However, my view is that the problems inherent in the Premiership extend beyond talk of tiredness and winter breaks. It centres around the very types of player that it helps to create and thrive. England posses a plethora of powerhouse midfielders with good engines – I am thinking top class players like Gerrard & Lampard in their prime, or merely good ones like Gareth Barry & James Milner. I’m looking at how a supreme talent like Joe Cole who could do anything with a football was converted into a winger, playing on the periphery of the game, and effectively had his creativity coached out of him for the good of the team. Fine players like Deco are derided for not being able to impose themselves on the English game and the 6-0-6 crew will all have a laugh about how his ilk go missing on a cold November Tuesday in Bolton. Harry Redknapp, a progressive coach if some are to be believed, recently suggested we over-rate Brazil – they can’t be that good because Elano and Robinho couldn’t cut it in the Premiership apparently. Well, maybe the Premiership is not the ultimate judge of a footballer? Maybe that is in fact our problem and not theirs?

Whatever the reason, no Premiership footballer has a World Cup winners medal so far this century and should favourites Brazil win this one, the only outfield player in their squad contracted to a Premiership club is none other than Robinho. Food for thought.


The matter of England’s elimination is as big or as little a discussion as you want it to be. You can get into issues of foreign players, the relationship between the FA and The Premier League, even the blame culture of modern society if you wish. Or you can say Gareth Barry is slow as death and the linesman was blind. I think the key is to retain some balance between the two. Germany are a good side and they won the match because they tactically outwitted the England side. In many ways it was a textbook example of how 4-2-3-1 exposes 4-4-2 with Mesut Ozil free to roam in the hole untracked by the English midfield and confusing their centre-backs. This was the reason for the defeat. But even if we had won the battle, we are still losing the war. Where is the guile? Where are the skilful and creative footballers who can play a simple, passing game? It does not seem a coincidence that they are missing from the England squad. It appears to be the natural result of the way football is played in this country. Oh well, see you in 4 years time for another disaster.

England vs Slovenia – A Preview

22 06 2010

I just saw Piers Morgan’s team for the Slovenia game. 4-4-2, Lampard and Gerrard as the central pair with ‘Crouchy’ up front and SWP on the wing. Didn’t exactly inspire me. Well, that’s not true, it inspired me to write this.. a few thoughts on the credible alternatives facing Capello right now..

The first thing to say is that a change of shape appears both necessary and inevitable. To say that 4-4-2 is an old-fashioned and discredited formation is patently untrue. What is true, and has been for some time now, is that the formation does not suit the players at England’s disposal. After a sensational free-scoring season for Man Utd, often playing alone as a central forward, the notion that Emile Heskey is there ‘to get the best out of Wayne Rooney’ should have been questioned. From the moment Wayne Rooney said he preferred to play on his own up front, it should have been filed in the tray marked Plan B.  When you throw in the fact that the players arguably need the psychological boost of being told that it was the formation that was the problem then we are probably heading inexorably towards some sort of variation of 4-5-1.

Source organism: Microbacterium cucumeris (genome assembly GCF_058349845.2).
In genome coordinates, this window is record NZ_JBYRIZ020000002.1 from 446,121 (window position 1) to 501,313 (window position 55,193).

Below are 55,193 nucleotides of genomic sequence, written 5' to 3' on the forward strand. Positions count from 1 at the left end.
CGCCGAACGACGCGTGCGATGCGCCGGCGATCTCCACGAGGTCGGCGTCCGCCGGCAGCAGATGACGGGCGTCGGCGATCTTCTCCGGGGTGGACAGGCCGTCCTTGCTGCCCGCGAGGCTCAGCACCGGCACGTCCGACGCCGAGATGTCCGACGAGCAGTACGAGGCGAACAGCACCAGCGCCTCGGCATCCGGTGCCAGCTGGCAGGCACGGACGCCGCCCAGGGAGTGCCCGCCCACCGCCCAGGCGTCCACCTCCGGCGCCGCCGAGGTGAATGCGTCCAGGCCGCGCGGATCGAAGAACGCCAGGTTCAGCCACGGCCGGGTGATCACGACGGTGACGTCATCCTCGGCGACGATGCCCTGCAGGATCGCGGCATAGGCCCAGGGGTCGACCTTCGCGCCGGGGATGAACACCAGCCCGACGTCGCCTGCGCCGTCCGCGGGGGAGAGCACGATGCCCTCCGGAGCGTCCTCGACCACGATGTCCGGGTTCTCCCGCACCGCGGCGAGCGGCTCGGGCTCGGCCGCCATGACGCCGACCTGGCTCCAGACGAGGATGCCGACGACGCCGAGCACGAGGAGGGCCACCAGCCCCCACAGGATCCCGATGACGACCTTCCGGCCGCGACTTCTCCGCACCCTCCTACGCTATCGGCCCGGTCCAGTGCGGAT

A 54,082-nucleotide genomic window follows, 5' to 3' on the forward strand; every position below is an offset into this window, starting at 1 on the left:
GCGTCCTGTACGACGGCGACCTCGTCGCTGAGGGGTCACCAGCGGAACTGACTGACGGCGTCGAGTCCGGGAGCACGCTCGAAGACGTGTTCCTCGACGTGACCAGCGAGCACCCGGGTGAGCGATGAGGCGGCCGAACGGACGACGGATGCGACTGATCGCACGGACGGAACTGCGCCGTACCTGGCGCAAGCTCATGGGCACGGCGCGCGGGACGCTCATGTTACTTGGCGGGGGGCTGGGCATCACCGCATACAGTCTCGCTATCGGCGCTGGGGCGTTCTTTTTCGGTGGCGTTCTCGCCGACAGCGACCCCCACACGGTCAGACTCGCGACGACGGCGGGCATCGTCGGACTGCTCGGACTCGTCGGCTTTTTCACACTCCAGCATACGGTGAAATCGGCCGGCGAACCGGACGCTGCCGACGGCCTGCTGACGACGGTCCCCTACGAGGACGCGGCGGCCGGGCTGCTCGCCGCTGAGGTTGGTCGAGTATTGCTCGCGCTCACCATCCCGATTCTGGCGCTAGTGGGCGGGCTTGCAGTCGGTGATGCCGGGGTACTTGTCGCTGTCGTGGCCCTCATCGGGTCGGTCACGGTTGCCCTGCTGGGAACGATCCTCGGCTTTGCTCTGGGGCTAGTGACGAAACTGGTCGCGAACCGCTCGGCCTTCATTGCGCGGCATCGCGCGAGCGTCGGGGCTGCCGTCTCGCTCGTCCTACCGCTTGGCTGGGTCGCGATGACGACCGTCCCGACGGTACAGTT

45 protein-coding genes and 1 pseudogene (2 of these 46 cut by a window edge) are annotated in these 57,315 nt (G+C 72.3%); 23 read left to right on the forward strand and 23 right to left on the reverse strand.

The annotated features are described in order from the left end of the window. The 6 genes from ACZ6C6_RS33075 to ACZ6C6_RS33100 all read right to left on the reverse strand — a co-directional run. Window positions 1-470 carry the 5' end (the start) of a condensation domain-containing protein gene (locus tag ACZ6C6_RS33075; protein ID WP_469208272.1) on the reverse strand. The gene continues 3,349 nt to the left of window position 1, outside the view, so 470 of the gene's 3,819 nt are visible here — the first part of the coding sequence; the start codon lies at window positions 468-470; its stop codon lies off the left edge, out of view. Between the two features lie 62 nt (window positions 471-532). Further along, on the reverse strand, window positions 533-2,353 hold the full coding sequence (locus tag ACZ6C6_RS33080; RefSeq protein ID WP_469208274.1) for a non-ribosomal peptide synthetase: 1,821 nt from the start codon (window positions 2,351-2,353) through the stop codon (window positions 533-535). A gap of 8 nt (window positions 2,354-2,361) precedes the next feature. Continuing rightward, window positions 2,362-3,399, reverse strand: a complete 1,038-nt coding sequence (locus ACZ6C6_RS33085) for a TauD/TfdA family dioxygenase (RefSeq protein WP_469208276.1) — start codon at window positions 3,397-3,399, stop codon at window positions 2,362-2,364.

The two best options for England and Fabio Capello involve bringing in either Michael Carrick or Joe Cole:

1) Michael Carrick

The case for Michael Carrick’s inclusion has been made in more depth and more persuasively than I could hope to in several articles by Zonal Marking over the past few months. Suffice to say, when on form, he is positionally excellent and has a good range of passing in his repertoire. Those articles argue for his inclusion alongside Gareth Barry with Frank Lampard ahead of them and Steven Gerrard wide left in a 4-2-3-1. This formation would clearly give Rooney his desired role as a lone frontman and, perhaps equally significantly, give Lampard more attacking freedom. Of course, Steven Gerrard remains out on the left-flank which is not ideal. However, he is playing out of position as it is and at least in a 4-2-3-1 there is a chance that Barry can cover the problems caused by Gerrard’s positional wanderings somewhat better than seems to be the case in a 4-4-2. This formation would hopefully see Barry and Carrick secure control of the midfield and give England’s star players the platform from which they can go play and score goals.





2) Joe Cole

You could be forgiven for thinking Joe Cole has been England’s player of the World Cup thus far judging by the kind words written and spoken about him over the past week. What started as a Joe Cole or Adam Johnson debate last month has now become, according to John Terry at least, a case of Joe Cole being one of only two players who can unlock opposition defences. Good progress for a man who has seen no match action thus far. It is fair to say, however, that he does give England something different. While Wright-Phillips and Lennon have that ability to stretch the play, only Cole has that combination of dribbling skills and guile that England appear to have been sorely lacking. If he is to be involved it would seem likely to be from the left-wing, freeing Gerrard up to take his preferred role playing off Rooney. Cole had some success here in 2006 for England, emerging as one of the side’s better performers with his stunning goal against Sweden the highlight.